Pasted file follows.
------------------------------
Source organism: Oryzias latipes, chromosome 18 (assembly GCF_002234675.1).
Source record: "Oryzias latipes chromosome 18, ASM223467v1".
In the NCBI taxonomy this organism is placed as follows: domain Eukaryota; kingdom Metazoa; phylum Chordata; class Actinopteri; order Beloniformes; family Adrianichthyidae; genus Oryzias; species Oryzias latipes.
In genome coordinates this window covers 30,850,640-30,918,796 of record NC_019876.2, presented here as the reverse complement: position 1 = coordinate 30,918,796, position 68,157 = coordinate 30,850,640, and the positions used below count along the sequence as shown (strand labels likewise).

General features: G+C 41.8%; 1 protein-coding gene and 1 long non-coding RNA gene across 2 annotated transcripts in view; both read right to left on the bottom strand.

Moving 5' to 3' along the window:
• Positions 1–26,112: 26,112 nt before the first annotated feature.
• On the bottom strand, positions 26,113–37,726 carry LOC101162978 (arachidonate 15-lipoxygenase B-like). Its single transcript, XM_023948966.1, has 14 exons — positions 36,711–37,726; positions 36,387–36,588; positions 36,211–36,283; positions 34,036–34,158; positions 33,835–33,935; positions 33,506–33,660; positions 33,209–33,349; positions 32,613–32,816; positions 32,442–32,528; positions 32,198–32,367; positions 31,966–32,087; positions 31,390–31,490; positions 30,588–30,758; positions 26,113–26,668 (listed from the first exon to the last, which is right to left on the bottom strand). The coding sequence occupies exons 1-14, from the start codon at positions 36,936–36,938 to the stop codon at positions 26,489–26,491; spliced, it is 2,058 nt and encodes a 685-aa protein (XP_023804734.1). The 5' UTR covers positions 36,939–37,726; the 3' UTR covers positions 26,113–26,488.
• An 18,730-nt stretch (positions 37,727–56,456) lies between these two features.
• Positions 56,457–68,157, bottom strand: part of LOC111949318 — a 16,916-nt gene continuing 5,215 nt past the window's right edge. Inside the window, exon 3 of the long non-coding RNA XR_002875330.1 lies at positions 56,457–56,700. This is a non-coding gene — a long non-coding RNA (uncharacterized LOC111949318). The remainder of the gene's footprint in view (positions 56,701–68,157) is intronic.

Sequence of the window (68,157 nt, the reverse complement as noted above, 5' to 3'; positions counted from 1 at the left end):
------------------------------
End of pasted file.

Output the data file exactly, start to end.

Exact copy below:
Source organism: Oryzias latipes, chromosome 18 (assembly GCF_002234675.1).
Source record: "Oryzias latipes chromosome 18, ASM223467v1".
In the NCBI taxonomy this organism is placed as follows: domain Eukaryota; kingdom Metazoa; phylum Chordata; class Actinopteri; order Beloniformes; family Adrianichthyidae; genus Oryzias; species Oryzias latipes.
In genome coordinates this window covers 30,850,640-30,918,796 of record NC_019876.2, presented here as the reverse complement: position 1 = coordinate 30,918,796, position 68,157 = coordinate 30,850,640, and the positions used below count along the sequence as shown (strand labels likewise).

General features: G+C 41.8%; 1 protein-coding gene and 1 long non-coding RNA gene across 2 annotated transcripts in view; both read right to left on the bottom strand.

Moving 5' to 3' along the window:
• Positions 1–26,112: 26,112 nt before the first annotated feature.
• On the bottom strand, positions 26,113–37,726 carry LOC101162978 (arachidonate 15-lipoxygenase B-like). Its single transcript, XM_023948966.1, has 14 exons — positions 36,711–37,726; positions 36,387–36,588; positions 36,211–36,283; positions 34,036–34,158; positions 33,835–33,935; positions 33,506–33,660; positions 33,209–33,349; positions 32,613–32,816; positions 32,442–32,528; positions 32,198–32,367; positions 31,966–32,087; positions 31,390–31,490; positions 30,588–30,758; positions 26,113–26,668 (listed from the first exon to the last, which is right to left on the bottom strand). The coding sequence occupies exons 1-14, from the start codon at positions 36,936–36,938 to the stop codon at positions 26,489–26,491; spliced, it is 2,058 nt and encodes a 685-aa protein (XP_023804734.1). The 5' UTR covers positions 36,939–37,726; the 3' UTR covers positions 26,113–26,488.
• An 18,730-nt stretch (positions 37,727–56,456) lies between these two features.
• Positions 56,457–68,157, bottom strand: part of LOC111949318 — a 16,916-nt gene continuing 5,215 nt past the window's right edge. Inside the window, exon 3 of the long non-coding RNA XR_002875330.1 lies at positions 56,457–56,700. This is a non-coding gene — a long non-coding RNA (uncharacterized LOC111949318). The remainder of the gene's footprint in view (positions 56,701–68,157) is intronic.

Sequence of the window (68,157 nt, the reverse complement as noted above, 5' to 3'; positions counted from 1 at the left end):